Why the Joneses can suck it…or how conformity will kill your dreams.

Winter has officially eaten then entire United States of America (except Florida). From Oregon to Alabama, people everywhere are hunkered down. Stuck in their homes. Trapped there by gazillions of little tiny flakes of ice.

…and many of them are ready to kill each other.

Are you one of them? Or are you one of the few who seem to be really embracing all of this together time?

What in the hell does this have to do with the Joneses?

Hold your horses, I’m getting there.  First, let me ask a few more questions. Warning: These questions might suck for you, because this might not be shit you want to admit. That’s alright. Just keep reading and nodding and pretending I’m talking to someone else.  That always works.

When you’re out there…in the wild…among your kind…is your ego fed more than it is at home? Do you get nourishing approval from the pack because you drive the right car, drink the right coffee, took on the right hobby or your shoes have the right name in them? If so, you’re not alone. It’s human nature to crave that validation, but we have become addicted to it.

The majority of our buying decisions & perceived needs are subconsciously driven by the damn Joneses. Status. Or, because that’s what everyone else has. (And, yes, you do sound like a 14 year old when you say that.)

Your ego is a spoiled brat and she’s starved for attention while you’re stuck at home in the snow.

It’s time for some tough love for your ego.

Who are you trying to impress anyway? Just yourself, really.  Think about it.  You are the one who feels bigger, better or somehow ‘more’ when you have something bigger, better or ‘more’ than the person sitting next to you.

You may not even be a shopper or label reader. You’re probably still playing a mental game of one-up more often than you’d care to admit.

Do you smirk a little when the neighbor’s grass has a few yellow spots and yours is a lush carpet of green?
Have you ever heard a friend brag about their 1 year olds first steps and thought “Ha, mine was walking by 10 months!”?

It’s little things. It’s cultural. But you can change it if you want to.

And, here’s the kicker…

You will never find that joyful, simple, well-blended, DIY lifestyle you want so much at the boutique, on your best-on-the-block lawn or inside your designer purse.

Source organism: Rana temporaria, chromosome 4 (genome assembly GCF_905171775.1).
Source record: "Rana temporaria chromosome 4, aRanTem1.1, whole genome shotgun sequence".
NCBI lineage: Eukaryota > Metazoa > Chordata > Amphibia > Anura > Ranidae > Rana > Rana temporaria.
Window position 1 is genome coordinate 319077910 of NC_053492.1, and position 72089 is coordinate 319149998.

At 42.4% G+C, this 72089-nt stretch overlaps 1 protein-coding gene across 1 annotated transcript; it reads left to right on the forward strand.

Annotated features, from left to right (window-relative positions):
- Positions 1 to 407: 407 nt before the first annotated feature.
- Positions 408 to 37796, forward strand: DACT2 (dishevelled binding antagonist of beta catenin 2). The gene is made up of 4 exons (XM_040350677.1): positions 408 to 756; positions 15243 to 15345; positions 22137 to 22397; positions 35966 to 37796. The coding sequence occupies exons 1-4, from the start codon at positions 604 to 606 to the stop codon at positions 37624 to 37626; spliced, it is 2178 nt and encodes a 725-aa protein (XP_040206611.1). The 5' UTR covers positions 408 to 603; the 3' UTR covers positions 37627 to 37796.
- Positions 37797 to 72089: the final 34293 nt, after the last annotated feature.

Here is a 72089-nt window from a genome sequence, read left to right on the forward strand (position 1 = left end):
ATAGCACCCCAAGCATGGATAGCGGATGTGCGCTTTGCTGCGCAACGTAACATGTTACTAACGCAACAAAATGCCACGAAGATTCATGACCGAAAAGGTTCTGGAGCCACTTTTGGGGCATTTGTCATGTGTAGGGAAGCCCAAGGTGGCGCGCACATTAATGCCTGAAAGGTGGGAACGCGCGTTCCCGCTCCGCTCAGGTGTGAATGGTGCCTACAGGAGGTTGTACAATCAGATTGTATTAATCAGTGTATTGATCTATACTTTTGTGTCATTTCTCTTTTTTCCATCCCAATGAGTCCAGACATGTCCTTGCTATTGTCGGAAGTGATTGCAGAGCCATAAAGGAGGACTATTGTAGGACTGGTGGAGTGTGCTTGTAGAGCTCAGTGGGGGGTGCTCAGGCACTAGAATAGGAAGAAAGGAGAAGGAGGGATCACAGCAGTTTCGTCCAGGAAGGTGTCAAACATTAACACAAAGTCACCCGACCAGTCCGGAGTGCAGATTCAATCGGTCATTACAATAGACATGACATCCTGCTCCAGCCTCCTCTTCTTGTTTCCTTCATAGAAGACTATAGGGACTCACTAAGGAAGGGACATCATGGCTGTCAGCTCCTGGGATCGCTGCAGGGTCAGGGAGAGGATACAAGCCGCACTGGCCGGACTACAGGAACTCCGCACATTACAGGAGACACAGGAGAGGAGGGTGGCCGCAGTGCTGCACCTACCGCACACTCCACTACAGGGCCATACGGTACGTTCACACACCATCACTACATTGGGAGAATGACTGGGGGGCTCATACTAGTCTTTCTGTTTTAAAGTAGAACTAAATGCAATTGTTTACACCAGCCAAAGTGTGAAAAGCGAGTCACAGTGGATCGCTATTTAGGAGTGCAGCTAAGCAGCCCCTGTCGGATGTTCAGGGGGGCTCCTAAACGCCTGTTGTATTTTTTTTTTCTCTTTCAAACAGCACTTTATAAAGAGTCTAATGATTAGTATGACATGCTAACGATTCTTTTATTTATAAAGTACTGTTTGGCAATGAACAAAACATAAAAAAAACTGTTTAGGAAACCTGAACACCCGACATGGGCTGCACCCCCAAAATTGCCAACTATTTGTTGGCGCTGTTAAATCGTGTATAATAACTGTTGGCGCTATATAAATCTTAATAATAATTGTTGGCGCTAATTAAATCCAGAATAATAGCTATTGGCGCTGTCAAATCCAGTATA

I know what you’re screaming at the screen right about now. We carry this deep-seeded fear that someone is looking at us and deciding whether to be our friend or our client based on those “right things” I just said you don’t really need.

You’re right. They are. But guess what? You don’t have to please those people. Or like them. Or beat them.

They aren’t playing the same game you’re playing.

You don’t have to conform to fit their idea of what your life should look like.
Did you hear that sneaky optimal word drop there?  It’s YOUR life.

Acknowledgment is your first baby step toward joy-producing non-conformity

Today, while you’re snowed in and spending more time in your house than you can stand, think about this:

What made you decide you needed to buy a 2800 square foot house for your family of four? That’s 800 square feet per person. Did you know less that 20 years ago, the average house was closer to 300 square feet per person? That begs for a big fat “why?” Did we get bigger? Do we have more stuff? Do we need more personal space?

Nowadays, we’re told by all of the house hunting experts that we should want a separate room for every activity and every person. Apparently, multi-purpose rooms are the devil. But, is that what you really want? Is that separation making you happy?

I want to know your thoughts

Tell me in the comments:

What are some of your Jones-based decisions or justifications?

How much faster could your budding business cover your expenses if you stopped trying to fit some conformist ideal? How much less expensive would life get?

Would it be easier to ride out this storm if your family spent more time in the same room, playing the same board game, breathing the same air, watching the same movie and sharing the same experiences?  Is some ingrained need for conformity keeping that from being an option?